Today we’ll evaluate Wilhelmina International, Inc. (NASDAQ:WHLM) to determine whether it could have potential as an investment idea. Specifically, we’re going to calculate its Return On Capital Employed (ROCE), in the hopes of getting some insight into the business.
First up, we’ll look at what ROCE is and how we calculate it. Next, we’ll compare it to others in its industry. And finally, we’ll look at how its current liabilities are impacting its ROCE.
What is Return On Capital Employed (ROCE)?
ROCE measures the amount of pre-tax profits a company can generate from the capital employed in its business. Generally speaking a higher ROCE is better. In brief, it is a useful tool, but it is not without drawbacks. Renowned investment researcher Michael Mauboussin has suggested that a high ROCE can indicate that ‘one dollar invested in the company generates value of more than one dollar’.
How Do You Calculate Return On Capital Employed?
Analysts use this formula to calculate return on capital employed:
Return on Capital Employed = Earnings Before Interest and Tax (EBIT) ÷ (Total Assets – Current Liabilities)
Or for Wilhelmina International:
0.038 = US$1.1m ÷ (US$45m – US$16m) (Based on the trailing twelve months to June 2019.)
So, Wilhelmina International has an ROCE of 3.8%.
Does Wilhelmina International Have A Good ROCE?
ROCE is commonly used for comparing the performance of similar businesses. In this analysis, Wilhelmina International’s ROCE appears meaningfully below the 11% average reported by the Commercial Services industry. This could be seen as a negative, as it suggests some competitors may be employing their capital more efficiently. Putting aside Wilhelmina International’s performance relative to its industry, its ROCE in absolute terms is poor – considering the risk of owning stocks compared to government bonds. It is likely that there are more attractive prospects out there.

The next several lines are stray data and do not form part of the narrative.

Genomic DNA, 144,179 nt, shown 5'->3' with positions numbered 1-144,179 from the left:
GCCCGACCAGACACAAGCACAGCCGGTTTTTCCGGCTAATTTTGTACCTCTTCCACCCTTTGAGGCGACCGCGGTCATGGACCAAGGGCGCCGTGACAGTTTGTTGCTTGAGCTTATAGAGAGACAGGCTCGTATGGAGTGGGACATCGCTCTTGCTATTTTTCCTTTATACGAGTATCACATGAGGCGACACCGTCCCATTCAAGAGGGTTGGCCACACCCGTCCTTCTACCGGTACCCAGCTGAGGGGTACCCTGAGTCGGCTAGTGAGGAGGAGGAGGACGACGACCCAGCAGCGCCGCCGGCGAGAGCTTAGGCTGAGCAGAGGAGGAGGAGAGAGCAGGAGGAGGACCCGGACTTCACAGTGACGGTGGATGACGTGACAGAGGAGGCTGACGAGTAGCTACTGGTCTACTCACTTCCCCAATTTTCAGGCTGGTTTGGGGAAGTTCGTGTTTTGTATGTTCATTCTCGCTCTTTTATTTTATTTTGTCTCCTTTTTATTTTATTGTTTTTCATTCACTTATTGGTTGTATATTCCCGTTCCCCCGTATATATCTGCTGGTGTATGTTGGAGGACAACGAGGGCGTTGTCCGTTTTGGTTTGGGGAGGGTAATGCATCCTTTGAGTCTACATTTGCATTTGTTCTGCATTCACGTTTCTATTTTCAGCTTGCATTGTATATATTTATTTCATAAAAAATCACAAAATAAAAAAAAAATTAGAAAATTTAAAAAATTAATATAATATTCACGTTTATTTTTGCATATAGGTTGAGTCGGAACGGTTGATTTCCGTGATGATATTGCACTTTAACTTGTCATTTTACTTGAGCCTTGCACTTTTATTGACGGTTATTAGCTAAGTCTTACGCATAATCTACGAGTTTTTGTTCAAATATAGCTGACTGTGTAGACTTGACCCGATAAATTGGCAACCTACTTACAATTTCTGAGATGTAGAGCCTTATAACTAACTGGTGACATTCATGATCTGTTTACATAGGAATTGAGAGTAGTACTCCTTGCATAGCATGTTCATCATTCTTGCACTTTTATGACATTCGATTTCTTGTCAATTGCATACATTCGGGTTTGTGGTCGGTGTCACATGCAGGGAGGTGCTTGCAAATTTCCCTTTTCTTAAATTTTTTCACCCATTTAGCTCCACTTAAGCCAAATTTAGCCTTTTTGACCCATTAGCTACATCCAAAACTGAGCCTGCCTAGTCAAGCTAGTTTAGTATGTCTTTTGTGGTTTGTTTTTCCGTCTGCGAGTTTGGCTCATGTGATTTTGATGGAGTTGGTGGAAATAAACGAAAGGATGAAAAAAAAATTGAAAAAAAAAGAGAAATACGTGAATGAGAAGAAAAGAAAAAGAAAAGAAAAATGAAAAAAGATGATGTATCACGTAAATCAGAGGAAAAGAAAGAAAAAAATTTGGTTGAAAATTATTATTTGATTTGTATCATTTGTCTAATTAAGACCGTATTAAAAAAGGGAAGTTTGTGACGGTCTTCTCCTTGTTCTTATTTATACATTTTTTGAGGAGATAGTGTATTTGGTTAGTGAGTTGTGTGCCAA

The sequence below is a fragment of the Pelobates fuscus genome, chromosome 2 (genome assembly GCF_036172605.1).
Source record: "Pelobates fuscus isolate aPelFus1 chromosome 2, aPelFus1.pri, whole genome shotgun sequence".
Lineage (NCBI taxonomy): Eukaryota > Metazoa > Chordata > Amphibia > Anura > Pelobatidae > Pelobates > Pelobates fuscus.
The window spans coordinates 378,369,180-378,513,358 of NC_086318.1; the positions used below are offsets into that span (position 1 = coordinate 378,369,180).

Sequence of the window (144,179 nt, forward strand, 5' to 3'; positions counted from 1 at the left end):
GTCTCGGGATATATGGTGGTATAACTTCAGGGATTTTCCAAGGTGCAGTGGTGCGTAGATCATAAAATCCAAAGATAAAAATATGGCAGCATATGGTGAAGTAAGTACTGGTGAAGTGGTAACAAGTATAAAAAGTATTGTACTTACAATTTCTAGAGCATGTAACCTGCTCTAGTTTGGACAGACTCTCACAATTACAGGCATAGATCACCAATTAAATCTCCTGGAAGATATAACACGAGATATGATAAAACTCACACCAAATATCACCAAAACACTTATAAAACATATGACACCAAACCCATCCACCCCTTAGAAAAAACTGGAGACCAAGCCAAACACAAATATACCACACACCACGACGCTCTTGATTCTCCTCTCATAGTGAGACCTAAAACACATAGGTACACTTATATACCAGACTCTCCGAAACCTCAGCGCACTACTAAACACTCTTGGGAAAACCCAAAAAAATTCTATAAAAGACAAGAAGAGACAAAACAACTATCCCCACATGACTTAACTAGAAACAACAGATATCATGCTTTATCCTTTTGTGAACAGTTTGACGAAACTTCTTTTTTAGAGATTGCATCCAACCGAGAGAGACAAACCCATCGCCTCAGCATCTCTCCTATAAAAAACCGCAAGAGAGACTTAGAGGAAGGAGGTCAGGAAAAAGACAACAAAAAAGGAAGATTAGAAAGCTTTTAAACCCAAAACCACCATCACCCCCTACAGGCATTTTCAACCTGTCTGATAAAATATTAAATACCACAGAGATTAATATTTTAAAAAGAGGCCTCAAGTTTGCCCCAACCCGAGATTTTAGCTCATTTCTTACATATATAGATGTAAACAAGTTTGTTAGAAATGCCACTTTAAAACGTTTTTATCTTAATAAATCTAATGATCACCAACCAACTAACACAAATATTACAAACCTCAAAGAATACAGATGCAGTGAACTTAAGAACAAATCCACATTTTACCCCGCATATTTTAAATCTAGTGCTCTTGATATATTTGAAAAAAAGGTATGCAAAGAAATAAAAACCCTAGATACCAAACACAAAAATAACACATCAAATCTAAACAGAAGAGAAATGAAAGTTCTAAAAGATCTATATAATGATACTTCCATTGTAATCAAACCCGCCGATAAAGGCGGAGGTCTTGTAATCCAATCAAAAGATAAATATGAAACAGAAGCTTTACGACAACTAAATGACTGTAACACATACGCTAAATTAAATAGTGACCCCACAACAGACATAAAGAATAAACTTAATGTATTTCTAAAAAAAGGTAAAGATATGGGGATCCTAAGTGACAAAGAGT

Wilhelmina International’s current ROCE of 3.8% is lower than 3 years ago, when the company reported a 6.0% ROCE. This makes us wonder if the business is facing new challenges.
When considering this metric, keep in mind that it is backwards looking, and not necessarily predictive. ROCE can be misleading for companies in cyclical industries, with returns looking impressive during the boom times, but very weak during the busts. ROCE is, after all, simply a snap shot of a single year. You can check if Wilhelmina International has cyclical profits by looking at this free graph of past earnings, revenue and cash flow.
Wilhelmina International’s Current Liabilities And Their Impact On Its ROCE
Liabilities, such as supplier bills and bank overdrafts, are referred to as current liabilities if they need to be paid within 12 months. Due to the way ROCE is calculated, a high level of current liabilities makes a company look as though it has less capital employed, and thus can (sometimes unfairly) boost the ROCE. To check the impact of this, we calculate if a company has high current liabilities relative to its total assets.
Wilhelmina International has total assets of US$45m and current liabilities of US$16m. Therefore its current liabilities are equivalent to approximately 35% of its total assets. With a medium level of current liabilities boosting the ROCE a little, Wilhelmina International’s low ROCE is unappealing.
What We Can Learn From Wilhelmina International’s ROCE
There are likely better investments out there. Of course, you might also be able to find a better stock than Wilhelmina International. So you may wish to see this free collection of other companies that have grown earnings strongly.
If you are like me, then you will not want to miss this free list of growing companies that insiders are buying.
We aim to bring you long-term focused research analysis driven by fundamental data. Note that our analysis may not factor in the latest price-sensitive company announcements or qualitative material.
If you spot an error that warrants correction, please contact the editor at email@example.com. This article by Simply Wall St is general in nature. It does not constitute a recommendation to buy or sell any stock, and does not take account of your objectives, or your financial situation. Simply Wall St has no position in the stocks mentioned. Thank you for reading.